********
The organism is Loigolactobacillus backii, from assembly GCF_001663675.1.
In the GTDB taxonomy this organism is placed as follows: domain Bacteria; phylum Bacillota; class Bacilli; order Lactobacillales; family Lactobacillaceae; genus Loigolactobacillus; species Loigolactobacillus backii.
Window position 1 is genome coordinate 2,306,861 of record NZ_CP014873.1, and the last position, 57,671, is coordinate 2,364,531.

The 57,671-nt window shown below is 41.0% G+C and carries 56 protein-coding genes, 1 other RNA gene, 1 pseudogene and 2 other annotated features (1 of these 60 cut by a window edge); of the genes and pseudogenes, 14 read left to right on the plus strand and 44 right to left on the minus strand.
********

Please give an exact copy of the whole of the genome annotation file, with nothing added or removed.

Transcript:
The organism is Loigolactobacillus backii, from assembly GCF_001663675.1.
In the GTDB taxonomy this organism is placed as follows: domain Bacteria; phylum Bacillota; class Bacilli; order Lactobacillales; family Lactobacillaceae; genus Loigolactobacillus; species Loigolactobacillus backii.
Window position 1 is genome coordinate 2,306,861 of record NZ_CP014873.1, and the last position, 57,671, is coordinate 2,364,531.

The 57,671-nt window shown below is 41.0% G+C and carries 56 protein-coding genes, 1 other RNA gene, 1 pseudogene and 2 other annotated features (1 of these 60 cut by a window edge); of the genes and pseudogenes, 14 read left to right on the plus strand and 44 right to left on the minus strand.